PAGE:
Keys to Digital Signage Engagement
“Attention is a precious commodity,” says digital analyst and author Brian Solis, and this is especially true when considering digital signage and your audience. People are moving through your facility on their way somewhere, for some purpose other than looking at your digital signs. You have to make them look, get them to slow down and pay attention, care about your message and take an action, all in the space of about seven seconds. No matter how robust your digital signage software is, if you don’t understand engagement, you’re wasting your efforts. Here are a few tips and tricks to help with digital signage engagement:
Make ‘Em Look
The first step is attracting attention. If your viewers don’t look at the screens, you’ve missed an opportunity to engage them. Use attractors to make sure your audience is always interested in what’s on your screens.
Show something new. We all walk by that poster from six months ago without noticing it, and it’s no different with digital signs. People will look for new information, and if they don’t see it each time they tune in, they’ll eventually tune out, possibly permanently.
Change layouts frequently. Moving things around on screen is a great way to catch the eye of passers-by. This is especially important if you have a standard playlist of messages that stays up for a day or two. Even though the content isn’t changing, moving it around on screen can “trick” viewers into believing they’re seeing something new so they pay attention.
Include visual hooks. Help your audience by giving them timely, relevant data on screens that they care about. As they become more reliant on your digital signs for this information, they’ll tune in more frequently to see these items, so they’ll see your other announcements as well:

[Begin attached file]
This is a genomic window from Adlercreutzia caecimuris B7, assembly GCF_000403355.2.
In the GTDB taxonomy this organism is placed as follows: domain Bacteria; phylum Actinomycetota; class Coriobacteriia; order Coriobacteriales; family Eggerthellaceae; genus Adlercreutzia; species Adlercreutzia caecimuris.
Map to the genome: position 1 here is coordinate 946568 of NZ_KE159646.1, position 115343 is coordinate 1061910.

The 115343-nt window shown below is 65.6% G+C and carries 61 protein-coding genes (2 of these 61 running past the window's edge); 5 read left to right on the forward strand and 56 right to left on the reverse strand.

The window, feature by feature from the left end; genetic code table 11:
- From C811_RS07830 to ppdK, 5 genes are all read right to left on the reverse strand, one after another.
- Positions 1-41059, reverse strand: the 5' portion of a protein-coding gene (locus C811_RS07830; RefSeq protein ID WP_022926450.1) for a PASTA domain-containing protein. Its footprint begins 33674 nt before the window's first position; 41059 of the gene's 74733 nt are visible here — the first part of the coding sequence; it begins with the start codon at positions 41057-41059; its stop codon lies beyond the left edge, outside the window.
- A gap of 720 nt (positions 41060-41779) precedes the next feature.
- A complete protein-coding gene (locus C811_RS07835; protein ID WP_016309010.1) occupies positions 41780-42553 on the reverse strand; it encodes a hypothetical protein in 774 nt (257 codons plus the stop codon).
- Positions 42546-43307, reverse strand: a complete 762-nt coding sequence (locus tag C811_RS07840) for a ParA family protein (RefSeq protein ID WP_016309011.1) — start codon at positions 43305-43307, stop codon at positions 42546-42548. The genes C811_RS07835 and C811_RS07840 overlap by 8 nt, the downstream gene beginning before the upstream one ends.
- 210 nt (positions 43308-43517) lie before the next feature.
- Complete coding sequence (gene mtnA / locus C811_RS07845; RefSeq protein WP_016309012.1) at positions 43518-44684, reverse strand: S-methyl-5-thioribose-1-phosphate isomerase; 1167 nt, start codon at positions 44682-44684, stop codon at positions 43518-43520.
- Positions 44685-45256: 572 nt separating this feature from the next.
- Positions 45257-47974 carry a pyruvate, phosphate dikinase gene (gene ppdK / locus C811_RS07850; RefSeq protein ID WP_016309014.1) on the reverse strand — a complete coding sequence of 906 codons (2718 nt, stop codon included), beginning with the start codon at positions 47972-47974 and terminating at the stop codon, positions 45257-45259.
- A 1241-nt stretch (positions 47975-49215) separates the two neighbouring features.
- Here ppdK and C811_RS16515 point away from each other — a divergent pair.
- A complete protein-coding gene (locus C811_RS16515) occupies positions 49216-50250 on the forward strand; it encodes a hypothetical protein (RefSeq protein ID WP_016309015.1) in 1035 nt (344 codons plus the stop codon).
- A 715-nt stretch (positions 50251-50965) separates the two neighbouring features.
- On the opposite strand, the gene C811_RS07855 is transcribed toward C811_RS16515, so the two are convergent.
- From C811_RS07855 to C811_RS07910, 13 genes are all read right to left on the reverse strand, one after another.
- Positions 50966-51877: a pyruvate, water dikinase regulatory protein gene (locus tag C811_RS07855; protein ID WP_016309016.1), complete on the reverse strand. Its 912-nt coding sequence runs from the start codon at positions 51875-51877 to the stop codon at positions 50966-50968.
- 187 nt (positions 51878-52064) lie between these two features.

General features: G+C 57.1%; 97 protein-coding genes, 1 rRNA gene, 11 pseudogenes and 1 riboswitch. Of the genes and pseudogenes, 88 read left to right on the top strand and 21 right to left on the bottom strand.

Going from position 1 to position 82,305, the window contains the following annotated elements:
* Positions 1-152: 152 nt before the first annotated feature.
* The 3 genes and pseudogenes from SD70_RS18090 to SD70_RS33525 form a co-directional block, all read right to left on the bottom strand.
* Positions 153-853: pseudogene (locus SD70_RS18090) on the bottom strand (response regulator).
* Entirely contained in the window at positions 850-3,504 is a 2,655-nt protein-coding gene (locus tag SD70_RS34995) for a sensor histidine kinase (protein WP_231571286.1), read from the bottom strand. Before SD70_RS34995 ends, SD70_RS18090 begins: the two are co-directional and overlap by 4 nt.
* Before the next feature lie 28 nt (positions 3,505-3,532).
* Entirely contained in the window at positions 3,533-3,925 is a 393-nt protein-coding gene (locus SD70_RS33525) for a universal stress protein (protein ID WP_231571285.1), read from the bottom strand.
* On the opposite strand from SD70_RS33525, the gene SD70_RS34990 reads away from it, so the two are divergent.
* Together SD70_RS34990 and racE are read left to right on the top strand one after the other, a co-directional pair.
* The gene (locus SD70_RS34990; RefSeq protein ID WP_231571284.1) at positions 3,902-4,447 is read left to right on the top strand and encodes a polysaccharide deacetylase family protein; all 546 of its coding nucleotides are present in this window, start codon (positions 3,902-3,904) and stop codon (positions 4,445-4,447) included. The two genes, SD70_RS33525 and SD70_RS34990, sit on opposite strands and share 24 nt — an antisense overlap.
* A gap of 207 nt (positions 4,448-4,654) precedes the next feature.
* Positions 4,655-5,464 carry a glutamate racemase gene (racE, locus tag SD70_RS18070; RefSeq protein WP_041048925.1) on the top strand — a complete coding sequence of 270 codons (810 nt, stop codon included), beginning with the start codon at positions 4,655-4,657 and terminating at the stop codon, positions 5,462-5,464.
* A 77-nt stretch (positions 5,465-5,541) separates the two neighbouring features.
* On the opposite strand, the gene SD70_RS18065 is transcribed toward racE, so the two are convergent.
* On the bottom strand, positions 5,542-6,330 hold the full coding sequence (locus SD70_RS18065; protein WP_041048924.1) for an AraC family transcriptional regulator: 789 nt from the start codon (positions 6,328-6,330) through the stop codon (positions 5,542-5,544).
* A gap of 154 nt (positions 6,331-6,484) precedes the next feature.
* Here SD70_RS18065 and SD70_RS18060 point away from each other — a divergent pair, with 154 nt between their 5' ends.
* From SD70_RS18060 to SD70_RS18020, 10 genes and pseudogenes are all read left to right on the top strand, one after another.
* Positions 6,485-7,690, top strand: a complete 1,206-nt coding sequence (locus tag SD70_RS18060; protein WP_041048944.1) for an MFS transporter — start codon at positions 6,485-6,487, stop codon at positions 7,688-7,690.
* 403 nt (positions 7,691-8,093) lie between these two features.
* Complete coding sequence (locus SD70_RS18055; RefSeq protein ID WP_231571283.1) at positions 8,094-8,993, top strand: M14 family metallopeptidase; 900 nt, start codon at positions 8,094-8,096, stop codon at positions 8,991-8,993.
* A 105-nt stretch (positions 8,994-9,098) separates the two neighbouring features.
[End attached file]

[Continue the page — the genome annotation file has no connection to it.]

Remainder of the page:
- Current time
- Day and date
- Weather (current and forecast)
- News headlines
- Social media feeds
Use auto-updating content. These are messages or tickers that, after a one-time set up, update all on their own. This is great for your communications team, because it alleviates the burden of having to create these messages one-at-a-time every day. It’s engaging for viewers, because they always get the most current information on screens:
- Event schedules
- Excel and XML data
- RSS feeds
- Curated content subscriptions
- All items in the “visual hooks” list above
Make ‘Em Think
Like all advertising, communications is about getting the right message to the right person at the right time. Also like advertising, a series of consistent communications works better than one-off messages. You need to think about who, how and where you want to engage your audience:
Launch campaigns. If you use a single message design to communicate something – no matter how few times you show it – it will become stale and viewers will tune out. Also, different people are attracted to different designs, so you want to use campaigns (the same message delivered in different forms) over a sustained period of time for message saturation.
Think long-tail. Long-tail theory says that around half your audience will respond quickly, but the other half will need more time to get around to taking your call to action. So, you need to start messaging early and use long-tail campaigns. Use teasers to peak interest before you launch your campaign, and try to tell a story to engage viewers, so they’ll want to see what comes next.
If you’re advertising an event, start at least two weeks before the event to give people time to see the message, decide to attend and take the next step (get details, purchase tickets, invite friends, etc.). And the same can be said for benefits enrollment, charity drives – anything that has a defined time period.
Deliver on target. Consider the type of audience you’re appealing to, where they are and when they’ll be there. You don’t want to deliver your most important messages during off hours, and you don’t want to show announcements for faculty to students who don’t need them: